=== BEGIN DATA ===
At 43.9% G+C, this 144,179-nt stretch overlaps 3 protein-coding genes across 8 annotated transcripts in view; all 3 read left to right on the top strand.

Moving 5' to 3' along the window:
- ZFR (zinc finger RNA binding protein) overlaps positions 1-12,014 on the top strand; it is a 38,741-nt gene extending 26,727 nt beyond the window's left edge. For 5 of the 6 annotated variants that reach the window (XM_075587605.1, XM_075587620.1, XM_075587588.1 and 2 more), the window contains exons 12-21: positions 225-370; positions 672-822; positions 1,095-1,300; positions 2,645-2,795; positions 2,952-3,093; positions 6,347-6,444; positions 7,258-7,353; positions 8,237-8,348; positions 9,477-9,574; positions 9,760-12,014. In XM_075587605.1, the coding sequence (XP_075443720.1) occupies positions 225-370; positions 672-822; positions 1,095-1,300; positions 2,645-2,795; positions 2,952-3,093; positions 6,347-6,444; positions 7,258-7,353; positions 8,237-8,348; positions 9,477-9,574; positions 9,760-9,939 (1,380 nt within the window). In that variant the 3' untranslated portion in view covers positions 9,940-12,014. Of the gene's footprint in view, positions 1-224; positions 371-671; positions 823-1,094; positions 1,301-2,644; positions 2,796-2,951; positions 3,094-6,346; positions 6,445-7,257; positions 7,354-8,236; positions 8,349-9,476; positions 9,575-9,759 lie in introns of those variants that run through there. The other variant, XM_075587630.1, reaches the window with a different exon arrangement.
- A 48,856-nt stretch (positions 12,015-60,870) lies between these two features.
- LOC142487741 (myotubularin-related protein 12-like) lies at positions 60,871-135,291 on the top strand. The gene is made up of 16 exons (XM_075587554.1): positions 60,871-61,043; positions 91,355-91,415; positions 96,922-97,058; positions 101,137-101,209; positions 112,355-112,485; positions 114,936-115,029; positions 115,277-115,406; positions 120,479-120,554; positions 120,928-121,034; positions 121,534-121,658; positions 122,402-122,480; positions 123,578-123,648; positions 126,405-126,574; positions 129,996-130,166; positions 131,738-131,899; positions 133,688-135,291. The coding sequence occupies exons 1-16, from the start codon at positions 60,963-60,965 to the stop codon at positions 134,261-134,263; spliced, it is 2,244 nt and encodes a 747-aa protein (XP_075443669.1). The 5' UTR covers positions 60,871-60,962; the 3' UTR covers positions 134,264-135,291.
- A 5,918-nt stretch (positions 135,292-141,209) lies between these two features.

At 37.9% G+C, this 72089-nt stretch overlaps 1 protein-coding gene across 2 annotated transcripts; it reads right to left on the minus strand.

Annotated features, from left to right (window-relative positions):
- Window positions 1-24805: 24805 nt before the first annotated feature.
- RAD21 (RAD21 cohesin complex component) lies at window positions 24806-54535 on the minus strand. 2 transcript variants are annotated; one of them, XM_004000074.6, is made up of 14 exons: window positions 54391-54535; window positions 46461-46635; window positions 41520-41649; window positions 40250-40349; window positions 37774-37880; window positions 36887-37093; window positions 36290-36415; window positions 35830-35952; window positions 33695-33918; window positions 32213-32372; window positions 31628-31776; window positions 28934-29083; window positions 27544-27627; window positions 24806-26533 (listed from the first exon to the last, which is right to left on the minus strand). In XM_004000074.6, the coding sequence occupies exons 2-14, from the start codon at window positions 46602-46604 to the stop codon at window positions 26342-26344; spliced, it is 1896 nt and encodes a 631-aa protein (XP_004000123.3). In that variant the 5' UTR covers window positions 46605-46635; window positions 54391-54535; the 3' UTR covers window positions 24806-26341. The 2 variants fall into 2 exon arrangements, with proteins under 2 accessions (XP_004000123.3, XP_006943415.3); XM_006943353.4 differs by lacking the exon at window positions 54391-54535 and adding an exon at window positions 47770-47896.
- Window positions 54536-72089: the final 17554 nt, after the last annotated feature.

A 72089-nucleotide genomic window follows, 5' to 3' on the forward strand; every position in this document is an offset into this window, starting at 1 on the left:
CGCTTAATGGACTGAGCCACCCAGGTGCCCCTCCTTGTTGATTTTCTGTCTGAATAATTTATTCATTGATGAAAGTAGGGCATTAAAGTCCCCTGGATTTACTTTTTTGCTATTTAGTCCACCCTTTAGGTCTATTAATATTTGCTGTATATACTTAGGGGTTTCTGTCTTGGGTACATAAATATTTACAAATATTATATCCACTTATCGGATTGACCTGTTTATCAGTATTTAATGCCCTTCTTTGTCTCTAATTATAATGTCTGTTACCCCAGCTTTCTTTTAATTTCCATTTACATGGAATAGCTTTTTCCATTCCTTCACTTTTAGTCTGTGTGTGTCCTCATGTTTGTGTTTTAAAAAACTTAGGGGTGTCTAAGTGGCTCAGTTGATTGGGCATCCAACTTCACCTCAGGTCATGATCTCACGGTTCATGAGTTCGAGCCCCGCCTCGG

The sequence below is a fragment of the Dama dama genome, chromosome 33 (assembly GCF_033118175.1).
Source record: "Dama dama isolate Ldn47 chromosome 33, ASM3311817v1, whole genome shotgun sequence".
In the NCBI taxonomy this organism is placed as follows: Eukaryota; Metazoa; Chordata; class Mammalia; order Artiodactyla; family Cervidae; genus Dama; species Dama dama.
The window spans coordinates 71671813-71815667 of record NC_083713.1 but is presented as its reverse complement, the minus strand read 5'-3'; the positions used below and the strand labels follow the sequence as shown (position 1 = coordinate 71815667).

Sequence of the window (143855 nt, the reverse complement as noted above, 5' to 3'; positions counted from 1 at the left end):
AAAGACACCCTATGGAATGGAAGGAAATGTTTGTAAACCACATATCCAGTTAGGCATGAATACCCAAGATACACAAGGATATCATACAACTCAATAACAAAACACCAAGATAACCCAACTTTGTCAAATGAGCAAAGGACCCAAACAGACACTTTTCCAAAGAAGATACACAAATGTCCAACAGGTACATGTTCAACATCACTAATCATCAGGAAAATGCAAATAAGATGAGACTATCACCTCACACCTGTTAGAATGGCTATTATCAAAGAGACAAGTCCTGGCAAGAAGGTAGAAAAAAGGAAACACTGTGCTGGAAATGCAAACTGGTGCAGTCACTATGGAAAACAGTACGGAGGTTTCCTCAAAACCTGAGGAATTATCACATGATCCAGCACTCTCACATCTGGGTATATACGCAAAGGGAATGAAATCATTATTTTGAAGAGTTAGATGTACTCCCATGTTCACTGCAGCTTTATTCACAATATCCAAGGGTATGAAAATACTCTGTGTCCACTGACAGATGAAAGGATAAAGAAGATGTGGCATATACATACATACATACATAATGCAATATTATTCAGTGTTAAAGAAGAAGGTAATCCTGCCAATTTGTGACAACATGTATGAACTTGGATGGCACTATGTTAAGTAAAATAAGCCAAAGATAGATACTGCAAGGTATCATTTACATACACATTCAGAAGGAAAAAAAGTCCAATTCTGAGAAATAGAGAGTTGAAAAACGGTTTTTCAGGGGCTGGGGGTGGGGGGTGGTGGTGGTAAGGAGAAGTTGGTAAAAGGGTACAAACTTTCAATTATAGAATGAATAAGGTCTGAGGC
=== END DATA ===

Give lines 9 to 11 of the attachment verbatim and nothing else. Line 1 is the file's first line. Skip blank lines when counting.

- Window positions 1-24805: 24805 nt before the first annotated feature.
- RAD21 (RAD21 cohesin complex component) lies at window positions 24806-54535 on the minus strand. 2 transcript variants are annotated; one of them, XM_004000074.6, is made up of 14 exons: window positions 54391-54535; window positions 46461-46635; window positions 41520-41649; window positions 40250-40349; window positions 37774-37880; window positions 36887-37093; window positions 36290-36415; window positions 35830-35952; window positions 33695-33918; window positions 32213-32372; window positions 31628-31776; window positions 28934-29083; window positions 27544-27627; window positions 24806-26533 (listed from the first exon to the last, which is right to left on the minus strand). In XM_004000074.6, the coding sequence occupies exons 2-14, from the start codon at window positions 46602-46604 to the stop codon at window positions 26342-26344; spliced, it is 1896 nt and encodes a 631-aa protein (XP_004000123.3). In that variant the 5' UTR covers window positions 46605-46635; window positions 54391-54535; the 3' UTR covers window positions 24806-26341. The 2 variants fall into 2 exon arrangements, with proteins under 2 accessions (XP_004000123.3, XP_006943415.3); XM_006943353.4 differs by lacking the exon at window positions 54391-54535 and adding an exon at window positions 47770-47896.
- Window positions 54536-72089: the final 17554 nt, after the last annotated feature.